Systemic deficiencies in institutional procedures have unpredictable outcomes and can be factors for reputational loss. Incoming academic Governors will know that ambiguous chains of authority in scholarly institutions lead to the unchecked promotion of pet projects with dubious merit. A book published in 2018 by the Institute (but not initiated by its Department of Academic Research and Publications) was reviewed in a recent issue of the journal Arabica. The reviewer, who is the Director of the University of Lausanne’s Institute of the History and Anthropology of Religions, assessed it to be “a book of propaganda … without method and completely devoid of critical analysis” (Halawi, 2020, 315). Such unfortunate situations can be avoided by instituting an academic editorial board that oversees IIS’s scholarly publications to replace largely ambiguous practices of vetting manuscripts for “sensitivities.” (Such an editorial board already exists for the Quranic Studies Series.) The new Governors will also be aware of the importance of ensuring that the institution’s faculty, students and academic visitors have ready access to library materials that reflect a plurality of views, including those that are considered to be “sensitive.” Such efforts will assist in enhancing the IIS’s scholarly credibility in academic circles.
Transparency and Demarcations of Authority
Despite the noblest of intentions, the tendency in human organizations is for power to accumulate in a few persons. Whereas the doubling of the number of Governors to 14 offers advantages, it may also produce the conditions for the emergence of a hierarchy and the marginalization of some individuals. A horizontal relationship and equitable sharing of information in the globally-constituted BoG is important. Fair and optimal participation by Governors can be ensured by upholding transparency. Transparency and disclosure will not only strengthen the corporate governance framework but also provide Mawlana Hazar Imam with all the pertinent information.
It is expected that Hazar Imam will meet with the Governors and Directors once a year, with respective Board committees working on specific policy issues in the interim. The transnational BoG has the challenge of working efficiently across continents. Given these circumstances, safeguarding the greatest possible diversity in every committee will help ensure the pluralist expression of views. This should help to mitigate the influence of cliques and undue bias for or against specific issues and employees.
A key consideration facing the new Governors is the extent of the BoG’s involvement in operational matters. Healthy, well-functioning institutions are characterized by clear demarcations of authority and function, with Boards having confidence in duly-appointed Directors to take charge of administration. Clear protocols regarding Governors’ communications with employees, which rarely occur in universities, ensure that administrative authority is not undermined. Scholarly conventions should also determine the leadership of various organizational committees (academic, curricular, and community relations as well as finance and human resources).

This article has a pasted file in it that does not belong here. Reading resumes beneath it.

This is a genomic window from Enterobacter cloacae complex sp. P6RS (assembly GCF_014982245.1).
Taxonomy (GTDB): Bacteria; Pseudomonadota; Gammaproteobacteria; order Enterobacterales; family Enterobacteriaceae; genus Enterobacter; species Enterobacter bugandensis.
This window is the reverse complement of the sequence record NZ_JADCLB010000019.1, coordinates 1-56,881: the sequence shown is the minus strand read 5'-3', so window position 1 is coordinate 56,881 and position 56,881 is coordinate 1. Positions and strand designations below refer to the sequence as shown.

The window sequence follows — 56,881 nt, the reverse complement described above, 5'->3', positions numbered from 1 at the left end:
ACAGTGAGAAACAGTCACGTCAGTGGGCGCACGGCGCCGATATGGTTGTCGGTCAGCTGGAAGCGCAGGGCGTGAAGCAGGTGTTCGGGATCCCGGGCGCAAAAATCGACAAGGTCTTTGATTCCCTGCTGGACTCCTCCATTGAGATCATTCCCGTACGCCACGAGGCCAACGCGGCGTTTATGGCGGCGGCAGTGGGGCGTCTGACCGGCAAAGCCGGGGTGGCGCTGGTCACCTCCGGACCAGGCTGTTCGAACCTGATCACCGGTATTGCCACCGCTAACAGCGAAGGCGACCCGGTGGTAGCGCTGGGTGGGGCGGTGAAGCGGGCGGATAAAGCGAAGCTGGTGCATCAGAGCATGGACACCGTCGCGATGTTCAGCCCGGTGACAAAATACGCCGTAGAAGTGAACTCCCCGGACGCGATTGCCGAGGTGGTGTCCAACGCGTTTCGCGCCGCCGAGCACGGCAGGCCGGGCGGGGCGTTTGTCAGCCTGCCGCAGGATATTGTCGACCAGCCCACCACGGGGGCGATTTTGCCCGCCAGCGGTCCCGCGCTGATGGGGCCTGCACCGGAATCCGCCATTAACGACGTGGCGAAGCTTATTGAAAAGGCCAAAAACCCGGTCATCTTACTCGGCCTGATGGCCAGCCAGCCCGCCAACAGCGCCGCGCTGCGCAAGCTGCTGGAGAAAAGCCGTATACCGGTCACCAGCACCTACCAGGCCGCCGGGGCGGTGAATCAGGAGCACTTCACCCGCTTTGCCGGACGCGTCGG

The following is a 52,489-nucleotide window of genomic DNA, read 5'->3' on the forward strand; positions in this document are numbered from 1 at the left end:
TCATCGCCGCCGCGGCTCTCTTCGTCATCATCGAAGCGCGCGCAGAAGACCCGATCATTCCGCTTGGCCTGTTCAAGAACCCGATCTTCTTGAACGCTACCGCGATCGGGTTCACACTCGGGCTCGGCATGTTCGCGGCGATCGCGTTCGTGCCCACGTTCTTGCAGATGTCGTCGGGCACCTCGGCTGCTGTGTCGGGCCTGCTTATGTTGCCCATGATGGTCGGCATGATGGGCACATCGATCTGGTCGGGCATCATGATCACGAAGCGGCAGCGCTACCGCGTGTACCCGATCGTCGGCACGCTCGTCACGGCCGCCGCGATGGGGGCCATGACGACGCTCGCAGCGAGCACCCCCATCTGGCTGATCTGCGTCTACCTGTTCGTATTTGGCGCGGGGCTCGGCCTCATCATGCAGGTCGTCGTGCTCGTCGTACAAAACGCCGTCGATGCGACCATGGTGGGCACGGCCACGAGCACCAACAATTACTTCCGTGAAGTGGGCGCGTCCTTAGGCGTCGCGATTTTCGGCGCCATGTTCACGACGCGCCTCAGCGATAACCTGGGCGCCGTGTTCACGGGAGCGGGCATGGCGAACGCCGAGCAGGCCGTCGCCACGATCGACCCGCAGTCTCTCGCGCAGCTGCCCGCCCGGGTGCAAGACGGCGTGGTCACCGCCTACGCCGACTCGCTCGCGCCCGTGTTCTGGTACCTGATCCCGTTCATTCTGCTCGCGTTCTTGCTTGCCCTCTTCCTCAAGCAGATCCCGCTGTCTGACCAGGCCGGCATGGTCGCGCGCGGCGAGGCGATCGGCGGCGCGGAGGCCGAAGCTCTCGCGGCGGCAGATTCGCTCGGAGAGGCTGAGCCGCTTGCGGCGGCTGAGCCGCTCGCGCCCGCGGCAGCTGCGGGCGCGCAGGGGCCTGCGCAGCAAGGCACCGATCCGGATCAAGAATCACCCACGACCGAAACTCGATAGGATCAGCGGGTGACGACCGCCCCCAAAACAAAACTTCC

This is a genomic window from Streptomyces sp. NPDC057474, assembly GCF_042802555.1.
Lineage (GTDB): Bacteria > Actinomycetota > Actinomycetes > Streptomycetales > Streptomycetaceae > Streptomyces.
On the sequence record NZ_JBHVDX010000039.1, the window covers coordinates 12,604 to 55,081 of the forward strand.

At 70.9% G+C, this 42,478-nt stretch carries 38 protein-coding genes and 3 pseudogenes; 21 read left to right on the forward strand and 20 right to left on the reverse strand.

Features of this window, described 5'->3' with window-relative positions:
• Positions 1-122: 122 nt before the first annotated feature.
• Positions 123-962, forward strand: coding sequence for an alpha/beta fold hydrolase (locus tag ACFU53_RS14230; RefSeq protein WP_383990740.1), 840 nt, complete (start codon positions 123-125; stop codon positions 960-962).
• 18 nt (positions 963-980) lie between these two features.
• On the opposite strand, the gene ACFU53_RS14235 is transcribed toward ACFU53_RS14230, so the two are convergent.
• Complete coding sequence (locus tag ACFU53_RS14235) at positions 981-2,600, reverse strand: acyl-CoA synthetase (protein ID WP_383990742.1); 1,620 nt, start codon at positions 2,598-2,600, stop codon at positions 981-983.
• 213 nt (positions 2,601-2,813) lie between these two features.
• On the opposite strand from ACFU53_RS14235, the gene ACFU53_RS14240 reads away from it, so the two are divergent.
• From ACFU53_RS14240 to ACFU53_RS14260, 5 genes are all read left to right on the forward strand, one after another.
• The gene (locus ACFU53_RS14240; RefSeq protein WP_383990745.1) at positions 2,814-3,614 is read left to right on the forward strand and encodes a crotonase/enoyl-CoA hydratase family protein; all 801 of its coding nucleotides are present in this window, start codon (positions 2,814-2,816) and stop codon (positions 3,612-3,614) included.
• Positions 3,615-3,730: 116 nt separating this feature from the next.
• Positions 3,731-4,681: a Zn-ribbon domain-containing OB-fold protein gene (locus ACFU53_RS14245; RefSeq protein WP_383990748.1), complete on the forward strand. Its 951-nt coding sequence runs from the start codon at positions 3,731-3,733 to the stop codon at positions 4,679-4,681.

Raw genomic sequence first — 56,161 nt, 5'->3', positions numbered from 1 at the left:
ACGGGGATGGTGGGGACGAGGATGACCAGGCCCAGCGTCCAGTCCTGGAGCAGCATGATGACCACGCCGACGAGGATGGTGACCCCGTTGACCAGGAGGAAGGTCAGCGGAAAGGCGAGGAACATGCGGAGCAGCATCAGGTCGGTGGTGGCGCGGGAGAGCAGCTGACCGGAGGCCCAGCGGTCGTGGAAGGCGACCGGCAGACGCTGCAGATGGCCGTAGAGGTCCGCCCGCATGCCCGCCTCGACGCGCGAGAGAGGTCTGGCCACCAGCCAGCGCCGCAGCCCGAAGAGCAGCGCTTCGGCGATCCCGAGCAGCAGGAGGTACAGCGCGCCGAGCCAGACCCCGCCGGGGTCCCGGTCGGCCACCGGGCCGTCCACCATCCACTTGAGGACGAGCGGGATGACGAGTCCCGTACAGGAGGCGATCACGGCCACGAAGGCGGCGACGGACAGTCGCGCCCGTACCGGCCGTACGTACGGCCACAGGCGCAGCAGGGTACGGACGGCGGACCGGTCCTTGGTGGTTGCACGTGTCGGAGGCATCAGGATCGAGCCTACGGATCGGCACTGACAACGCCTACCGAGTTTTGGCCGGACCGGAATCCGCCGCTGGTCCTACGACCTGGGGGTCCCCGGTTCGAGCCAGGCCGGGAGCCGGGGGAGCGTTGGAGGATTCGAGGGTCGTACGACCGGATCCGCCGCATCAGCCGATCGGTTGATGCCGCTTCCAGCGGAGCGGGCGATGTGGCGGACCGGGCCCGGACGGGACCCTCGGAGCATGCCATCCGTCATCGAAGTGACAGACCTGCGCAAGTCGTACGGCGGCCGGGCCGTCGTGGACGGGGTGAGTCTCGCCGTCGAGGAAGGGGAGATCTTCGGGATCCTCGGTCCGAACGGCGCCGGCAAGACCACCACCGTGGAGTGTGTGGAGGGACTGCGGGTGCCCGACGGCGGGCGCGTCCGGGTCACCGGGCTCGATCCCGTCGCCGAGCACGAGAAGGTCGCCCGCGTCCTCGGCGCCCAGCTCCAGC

A Potential Turning Point
The strong presence of university-based academics in the Institute’s new BoG signals that scholarly priorities will be paramount in the years to come. This Board’s tenure has the potential for being a turning point. It has the opportunity to put the IIS on the path to globally-recognized excellence by moving closer to academic norms of organization and outlook. Professor Mohammed Arkoun used to speak of “intellectual modernity” in contemporary Muslim contexts. Such a disposition requires not only scholarly rigour but the confidence to conduct critical introspection. There are important discussions to be had about the adoption of greater academic freedom, critical inquiry, and the broaching of “sensitive” topics as well as about effective ways to engage with the transnational Jamat, with which the Institute has an integral relationship. Governors will constantly have to account for the dual contexts of community and public scholarship. This calls for skillful and conscientious navigation between the shores of the parochial and the universal. The likes of the Ikhwan al-Safa, Nasir-i Khusraw, Nasir al-Din Tusi and Pir Sadardin have shown us that this is eminently possible.
Date posted: January 10, 2021.
Last updated: January 11, 2021 (typos).
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About the author: Professor Karim H. Karim is the Director of Carleton University’s Centre for the Study of Islam where he has held the International Ismaili Studies Conference. He previously served as Co-Director of the Institute of Ismaili Studies (IIS) and Director of Carleton’s School of Journalism & Communication. Dr. Karim has had visiting scholarly appointments at Harvard University, Aga Khan University/Simon Fraser University, and the IIS. He has also been an advisor for AKU and the Central Asian University and has been a member of the AKDN’s Higher Education Forum. Additionally, he has served in Kenyan, American, and Canadian Jamati institutions (Education, Ismaili Association, and Ismaili Tariqah and Religious Education Board, ITREB). Professor Karim is an award-winning author, whose globally-cited writings include publications on Ismaili communities, institutions, and leadership. He has delivered distinguished lectures at venues around the world and has been honoured by the Government of Canada for promoting co-operation among faith communities. He studied at Aga Khan schools in East Africa and at the IIS, and holds degrees from Columbia and McGill universities in Islamic and Communication Studies.